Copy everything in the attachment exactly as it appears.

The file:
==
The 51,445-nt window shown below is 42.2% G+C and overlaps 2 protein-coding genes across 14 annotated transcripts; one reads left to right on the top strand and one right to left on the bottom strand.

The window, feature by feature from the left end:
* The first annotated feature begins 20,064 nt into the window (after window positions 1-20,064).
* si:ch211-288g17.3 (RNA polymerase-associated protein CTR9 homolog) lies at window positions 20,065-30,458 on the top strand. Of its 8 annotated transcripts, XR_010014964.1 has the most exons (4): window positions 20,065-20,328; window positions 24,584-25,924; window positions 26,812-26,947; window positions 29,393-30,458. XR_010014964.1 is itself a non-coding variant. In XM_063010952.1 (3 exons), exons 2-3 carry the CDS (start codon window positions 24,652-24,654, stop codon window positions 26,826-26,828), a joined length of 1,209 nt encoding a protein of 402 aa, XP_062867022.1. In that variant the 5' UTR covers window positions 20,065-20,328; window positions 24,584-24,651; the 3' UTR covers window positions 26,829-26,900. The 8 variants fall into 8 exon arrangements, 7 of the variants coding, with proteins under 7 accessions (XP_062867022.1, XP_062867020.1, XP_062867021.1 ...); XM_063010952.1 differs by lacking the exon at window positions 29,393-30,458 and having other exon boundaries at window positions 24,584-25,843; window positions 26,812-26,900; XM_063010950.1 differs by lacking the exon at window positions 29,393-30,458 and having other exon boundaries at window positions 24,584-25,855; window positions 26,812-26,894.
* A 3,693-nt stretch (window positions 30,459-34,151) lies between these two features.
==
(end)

The 51,445-nt window shown below is 42.2% G+C and overlaps 2 protein-coding genes across 14 annotated transcripts; one reads left to right on the top strand and one right to left on the bottom strand.

The window, feature by feature from the left end:
* The first annotated feature begins 20,064 nt into the window (after window positions 1-20,064).
* si:ch211-288g17.3 (RNA polymerase-associated protein CTR9 homolog) lies at window positions 20,065-30,458 on the top strand. Of its 8 annotated transcripts, XR_010014964.1 has the most exons (4): window positions 20,065-20,328; window positions 24,584-25,924; window positions 26,812-26,947; window positions 29,393-30,458. XR_010014964.1 is itself a non-coding variant. In XM_063010952.1 (3 exons), exons 2-3 carry the CDS (start codon window positions 24,652-24,654, stop codon window positions 26,826-26,828), a joined length of 1,209 nt encoding a protein of 402 aa, XP_062867022.1. In that variant the 5' UTR covers window positions 20,065-20,328; window positions 24,584-24,651; the 3' UTR covers window positions 26,829-26,900. The 8 variants fall into 8 exon arrangements, 7 of the variants coding, with proteins under 7 accessions (XP_062867022.1, XP_062867020.1, XP_062867021.1 ...); XM_063010952.1 differs by lacking the exon at window positions 29,393-30,458 and having other exon boundaries at window positions 24,584-25,843; window positions 26,812-26,900; XM_063010950.1 differs by lacking the exon at window positions 29,393-30,458 and having other exon boundaries at window positions 24,584-25,855; window positions 26,812-26,894.
* A 3,693-nt stretch (window positions 30,459-34,151) lies between these two features.